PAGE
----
Wild Colorado: Summit County’s dangerous animals
Ryan Summerlin October 27, 2012
Of all the sounds that go bump in the night, especially in the forested lands of Summit County, the most threatening animal is not one that most would expect.
The moose, though not a predator, is dubbed as the most dangerous animal to humans when surprised or threatened, according to wildlife
“Moose are the only animals that we advise a person to turn and run to get out of the situation as quickly as possible,” said Mike Porras, spokesman for Colorado Parks and Wildlife. “A moose won’t just chase someone, but if they feel threatened they will charge and trample potential predators.”
A moose’s primary defense mechanism is its weight and hooves. Most moose exceed 1,000 pounds. When a moose is ready to attack, it will charge, rear and then trample its victim.
Signs of an imminent attack begins with making eye contact with the ungulate. When a moose is agitated, the fur on its neck will bristle, its ears will turn back and it will charge.
“Moose encounters in Colorado happen often and can be potentially dangerous, but being aware and cognizant of the surroundings will prevent attacks,” Porras said.
Wildlife officials recommend not turning your back on the animal, and if you’re walking your dog, to keep it on a leash.
“The number one predator of moose are wolves,” Porras said. “When a dog approaches them, they feel threatened immediately and are likely to attack.”
Incidents between moose are typically human triggered and can be prevented by respecting the space of these animals.
A common misconception of moose are that their eyes are not reflective, but in reality, the animals are so tall they stand above the headlights in most vehicles, making them hard to see on the road.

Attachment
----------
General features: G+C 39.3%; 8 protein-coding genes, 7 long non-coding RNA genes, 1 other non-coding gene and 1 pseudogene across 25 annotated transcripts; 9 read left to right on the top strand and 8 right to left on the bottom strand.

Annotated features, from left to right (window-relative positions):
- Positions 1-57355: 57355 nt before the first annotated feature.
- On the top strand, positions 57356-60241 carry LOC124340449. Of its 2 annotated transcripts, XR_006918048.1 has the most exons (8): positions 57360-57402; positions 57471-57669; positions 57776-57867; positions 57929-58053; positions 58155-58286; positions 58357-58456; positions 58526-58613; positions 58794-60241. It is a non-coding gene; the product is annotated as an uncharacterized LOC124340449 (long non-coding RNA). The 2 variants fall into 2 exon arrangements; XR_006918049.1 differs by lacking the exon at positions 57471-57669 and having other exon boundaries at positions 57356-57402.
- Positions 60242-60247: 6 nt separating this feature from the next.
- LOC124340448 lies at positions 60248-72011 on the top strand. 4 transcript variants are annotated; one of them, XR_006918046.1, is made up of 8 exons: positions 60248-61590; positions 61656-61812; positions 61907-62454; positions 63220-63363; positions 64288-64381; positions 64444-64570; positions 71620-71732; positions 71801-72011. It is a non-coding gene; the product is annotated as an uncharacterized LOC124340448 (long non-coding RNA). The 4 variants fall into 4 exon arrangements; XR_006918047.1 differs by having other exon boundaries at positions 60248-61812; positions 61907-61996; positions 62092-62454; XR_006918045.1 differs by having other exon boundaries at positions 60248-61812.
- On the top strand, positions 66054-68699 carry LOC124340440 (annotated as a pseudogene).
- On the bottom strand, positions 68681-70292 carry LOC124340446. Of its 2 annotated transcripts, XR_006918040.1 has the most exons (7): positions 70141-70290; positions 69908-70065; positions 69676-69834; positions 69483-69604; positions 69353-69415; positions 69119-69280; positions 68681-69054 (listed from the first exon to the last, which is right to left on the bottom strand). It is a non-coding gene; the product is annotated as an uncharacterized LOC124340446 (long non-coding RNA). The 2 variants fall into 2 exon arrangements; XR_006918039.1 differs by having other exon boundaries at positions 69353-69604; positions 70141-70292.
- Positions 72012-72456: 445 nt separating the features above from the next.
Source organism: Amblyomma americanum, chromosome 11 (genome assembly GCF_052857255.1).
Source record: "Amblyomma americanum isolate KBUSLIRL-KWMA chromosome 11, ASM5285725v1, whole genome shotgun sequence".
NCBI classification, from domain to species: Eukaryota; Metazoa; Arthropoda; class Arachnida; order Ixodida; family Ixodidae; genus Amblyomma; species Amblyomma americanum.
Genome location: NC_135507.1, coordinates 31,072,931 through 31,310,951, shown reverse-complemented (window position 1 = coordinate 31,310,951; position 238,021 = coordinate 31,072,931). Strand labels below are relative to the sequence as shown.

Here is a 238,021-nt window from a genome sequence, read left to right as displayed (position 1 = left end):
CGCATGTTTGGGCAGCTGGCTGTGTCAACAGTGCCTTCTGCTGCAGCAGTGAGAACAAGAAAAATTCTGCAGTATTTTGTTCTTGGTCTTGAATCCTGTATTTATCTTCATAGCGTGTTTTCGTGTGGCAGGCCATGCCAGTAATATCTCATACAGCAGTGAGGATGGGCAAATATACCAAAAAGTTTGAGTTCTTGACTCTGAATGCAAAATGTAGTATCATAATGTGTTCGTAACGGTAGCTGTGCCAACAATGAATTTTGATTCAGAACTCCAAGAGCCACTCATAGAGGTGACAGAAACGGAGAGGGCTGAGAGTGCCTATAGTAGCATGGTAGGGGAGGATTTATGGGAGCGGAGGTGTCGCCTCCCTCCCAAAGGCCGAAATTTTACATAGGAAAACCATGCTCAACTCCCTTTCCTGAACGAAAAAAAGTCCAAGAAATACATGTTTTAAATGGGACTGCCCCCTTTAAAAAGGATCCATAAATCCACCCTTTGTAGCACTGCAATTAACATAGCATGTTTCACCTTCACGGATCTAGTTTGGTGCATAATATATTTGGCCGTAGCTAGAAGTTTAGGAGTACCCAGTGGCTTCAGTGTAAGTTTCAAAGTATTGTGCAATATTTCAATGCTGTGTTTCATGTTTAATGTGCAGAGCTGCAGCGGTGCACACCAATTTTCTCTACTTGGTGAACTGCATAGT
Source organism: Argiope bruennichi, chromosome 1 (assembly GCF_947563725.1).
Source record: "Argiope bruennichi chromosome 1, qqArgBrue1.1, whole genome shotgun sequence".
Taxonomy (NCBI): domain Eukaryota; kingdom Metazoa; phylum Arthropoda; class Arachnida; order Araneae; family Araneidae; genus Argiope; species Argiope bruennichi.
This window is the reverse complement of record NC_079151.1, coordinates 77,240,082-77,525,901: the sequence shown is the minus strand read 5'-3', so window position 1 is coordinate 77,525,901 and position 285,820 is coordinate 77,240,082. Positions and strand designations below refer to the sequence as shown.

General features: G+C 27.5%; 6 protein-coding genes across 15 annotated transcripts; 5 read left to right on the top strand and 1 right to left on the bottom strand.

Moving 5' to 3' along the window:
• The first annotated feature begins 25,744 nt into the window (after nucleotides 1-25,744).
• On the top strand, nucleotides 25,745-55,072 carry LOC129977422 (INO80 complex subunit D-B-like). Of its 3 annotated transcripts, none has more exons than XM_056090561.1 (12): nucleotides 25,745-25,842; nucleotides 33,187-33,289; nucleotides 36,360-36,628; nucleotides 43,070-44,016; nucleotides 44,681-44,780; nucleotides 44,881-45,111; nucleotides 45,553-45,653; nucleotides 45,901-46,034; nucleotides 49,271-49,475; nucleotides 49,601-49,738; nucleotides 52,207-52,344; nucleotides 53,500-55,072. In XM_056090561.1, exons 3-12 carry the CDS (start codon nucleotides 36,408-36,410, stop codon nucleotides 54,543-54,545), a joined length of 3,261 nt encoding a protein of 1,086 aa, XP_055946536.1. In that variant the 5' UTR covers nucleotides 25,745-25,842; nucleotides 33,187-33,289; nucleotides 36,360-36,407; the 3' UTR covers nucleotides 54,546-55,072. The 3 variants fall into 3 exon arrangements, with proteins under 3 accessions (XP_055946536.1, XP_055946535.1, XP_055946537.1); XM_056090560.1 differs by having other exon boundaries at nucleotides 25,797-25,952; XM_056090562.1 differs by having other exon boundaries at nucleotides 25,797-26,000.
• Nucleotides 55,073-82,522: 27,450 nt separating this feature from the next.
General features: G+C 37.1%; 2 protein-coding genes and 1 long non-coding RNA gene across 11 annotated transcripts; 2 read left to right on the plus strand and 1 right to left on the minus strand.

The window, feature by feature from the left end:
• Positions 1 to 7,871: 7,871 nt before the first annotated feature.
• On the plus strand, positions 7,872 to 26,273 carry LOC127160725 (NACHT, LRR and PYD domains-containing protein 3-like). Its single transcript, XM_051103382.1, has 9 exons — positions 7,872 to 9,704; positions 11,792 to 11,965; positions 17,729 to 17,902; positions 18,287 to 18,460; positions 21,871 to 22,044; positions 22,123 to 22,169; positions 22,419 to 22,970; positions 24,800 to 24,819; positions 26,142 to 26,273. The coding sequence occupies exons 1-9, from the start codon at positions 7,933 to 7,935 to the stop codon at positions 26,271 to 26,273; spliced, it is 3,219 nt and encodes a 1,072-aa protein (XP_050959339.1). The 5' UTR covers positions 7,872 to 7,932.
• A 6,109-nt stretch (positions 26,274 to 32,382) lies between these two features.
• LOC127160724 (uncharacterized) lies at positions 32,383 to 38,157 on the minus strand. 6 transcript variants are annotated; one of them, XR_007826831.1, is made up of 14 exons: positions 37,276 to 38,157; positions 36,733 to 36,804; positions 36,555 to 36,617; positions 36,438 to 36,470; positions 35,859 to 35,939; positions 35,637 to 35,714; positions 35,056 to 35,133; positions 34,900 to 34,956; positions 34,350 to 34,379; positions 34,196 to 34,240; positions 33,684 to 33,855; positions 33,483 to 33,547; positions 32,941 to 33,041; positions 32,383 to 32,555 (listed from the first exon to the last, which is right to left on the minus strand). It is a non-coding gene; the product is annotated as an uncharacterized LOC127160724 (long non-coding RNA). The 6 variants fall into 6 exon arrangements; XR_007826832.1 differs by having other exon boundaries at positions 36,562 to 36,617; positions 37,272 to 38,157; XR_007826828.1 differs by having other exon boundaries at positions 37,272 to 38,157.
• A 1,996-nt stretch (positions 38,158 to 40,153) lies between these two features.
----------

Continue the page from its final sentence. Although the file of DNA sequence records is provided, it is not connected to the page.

“If you’re in a small car it’s a major concern but again, paying attention and being fully aware will prevent most accidents,” Porras said.
Another myth is that if a collision is inevitable, speeding up in an attempt to drive under the animal will prevent damage.
“You’re still hitting a 1,000-pound animal,” Porras said. “If you don’t have the opportunity to slow down, moose are still tall enough and its body could still end up in the driver’s compartment. If you hit any animal, you run the risk of a serious injury or death.”
Moose are excellent swimmers. In the winter they remain in their territory, often in willow marshes, and form “yards,” paths in the deep snow as they paw for food. Moose are aggressive when
Moose are semi-aquatic, wading to feed on aquatic plants and willows in summer. Some ranchers have welcomed the moose as a control on willows, which invade irrigated hayfields, but in winter moose may turn to grazing and thus compete with domestic livestock as well as elk.
They have a very large head with a dewlap of skin, called a “bell,” hanging down from the jaw. Moose have very long legs so they can wade into a lake and eat plants off the bottom. Their legs enable them to paw through deep snow to reach food in winter.
Moose are the largest deer ranging over 9-feet-long, 6-feet-tall at the shoulder, with weights to over 1,000 pounds.
Antlers of bulls in their prime may weigh over 50 pounds. Antler growth begins late winter with the formation of soft “velvet,” the blood-rich skin that nourishes antler growth.
Velvet is rubbed off in fall in preparation for the breeding season. Moose are mainly found as singles or in small groups, not in large herds.